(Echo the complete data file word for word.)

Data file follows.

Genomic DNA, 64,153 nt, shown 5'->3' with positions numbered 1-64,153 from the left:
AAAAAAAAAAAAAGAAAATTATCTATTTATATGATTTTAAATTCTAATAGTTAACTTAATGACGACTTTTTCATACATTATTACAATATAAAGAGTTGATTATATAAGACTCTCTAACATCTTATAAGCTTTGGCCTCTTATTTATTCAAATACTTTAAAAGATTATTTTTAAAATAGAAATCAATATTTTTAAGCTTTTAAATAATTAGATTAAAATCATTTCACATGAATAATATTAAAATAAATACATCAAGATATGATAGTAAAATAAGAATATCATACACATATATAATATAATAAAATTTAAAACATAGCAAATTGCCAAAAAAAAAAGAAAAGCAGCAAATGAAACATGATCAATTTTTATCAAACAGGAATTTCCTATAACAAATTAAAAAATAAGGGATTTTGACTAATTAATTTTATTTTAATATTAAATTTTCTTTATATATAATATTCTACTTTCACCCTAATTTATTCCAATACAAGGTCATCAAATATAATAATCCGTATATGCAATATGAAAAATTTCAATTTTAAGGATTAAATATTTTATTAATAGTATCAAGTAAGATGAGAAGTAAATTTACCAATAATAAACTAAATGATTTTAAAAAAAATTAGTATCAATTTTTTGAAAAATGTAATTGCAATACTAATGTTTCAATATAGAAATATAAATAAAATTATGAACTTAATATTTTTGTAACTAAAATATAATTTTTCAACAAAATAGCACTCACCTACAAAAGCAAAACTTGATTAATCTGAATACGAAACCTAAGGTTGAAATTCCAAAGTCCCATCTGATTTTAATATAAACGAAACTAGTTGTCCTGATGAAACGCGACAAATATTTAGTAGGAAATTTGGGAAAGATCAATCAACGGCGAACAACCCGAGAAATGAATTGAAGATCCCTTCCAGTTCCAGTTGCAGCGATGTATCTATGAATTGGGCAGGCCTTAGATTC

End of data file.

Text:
Genomic DNA, 64,153 nt, shown 5'->3' with positions numbered 1-64,153 from the left:
AAAAAAAAAAAAAGAAAATTATCTATTTATATGATTTTAAATTCTAATAGTTAACTTAATGACGACTTTTTCATACATTATTACAATATAAAGAGTTGATTATATAAGACTCTCTAACATCTTATAAGCTTTGGCCTCTTATTTATTCAAATACTTTAAAAGATTATTTTTAAAATAGAAATCAATATTTTTAAGCTTTTAAATAATTAGATTAAAATCATTTCACATGAATAATATTAAAATAAATACATCAAGATATGATAGTAAAATAAGAATATCATACACATATATAATATAATAAAATTTAAAACATAGCAAATTGCCAAAAAAAAAAGAAAAGCAGCAAATGAAACATGATCAATTTTTATCAAACAGGAATTTCCTATAACAAATTAAAAAATAAGGGATTTTGACTAATTAATTTTATTTTAATATTAAATTTTCTTTATATATAATATTCTACTTTCACCCTAATTTATTCCAATACAAGGTCATCAAATATAATAATCCGTATATGCAATATGAAAAATTTCAATTTTAAGGATTAAATATTTTATTAATAGTATCAAGTAAGATGAGAAGTAAATTTACCAATAATAAACTAAATGATTTTAAAAAAAATTAGTATCAATTTTTTGAAAAATGTAATTGCAATACTAATGTTTCAATATAGAAATATAAATAAAATTATGAACTTAATATTTTTGTAACTAAAATATAATTTTTCAACAAAATAGCACTCACCTACAAAAGCAAAACTTGATTAATCTGAATACGAAACCTAAGGTTGAAATTCCAAAGTCCCATCTGATTTTAATATAAACGAAACTAGTTGTCCTGATGAAACGCGACAAATATTTAGTAGGAAATTTGGGAAAGATCAATCAACGGCGAACAACCCGAGAAATGAATTGAAGATCCCTTCCAGTTCCAGTTGCAGCGATGTATCTATGAATTGGGCAGGCCTTAGATTC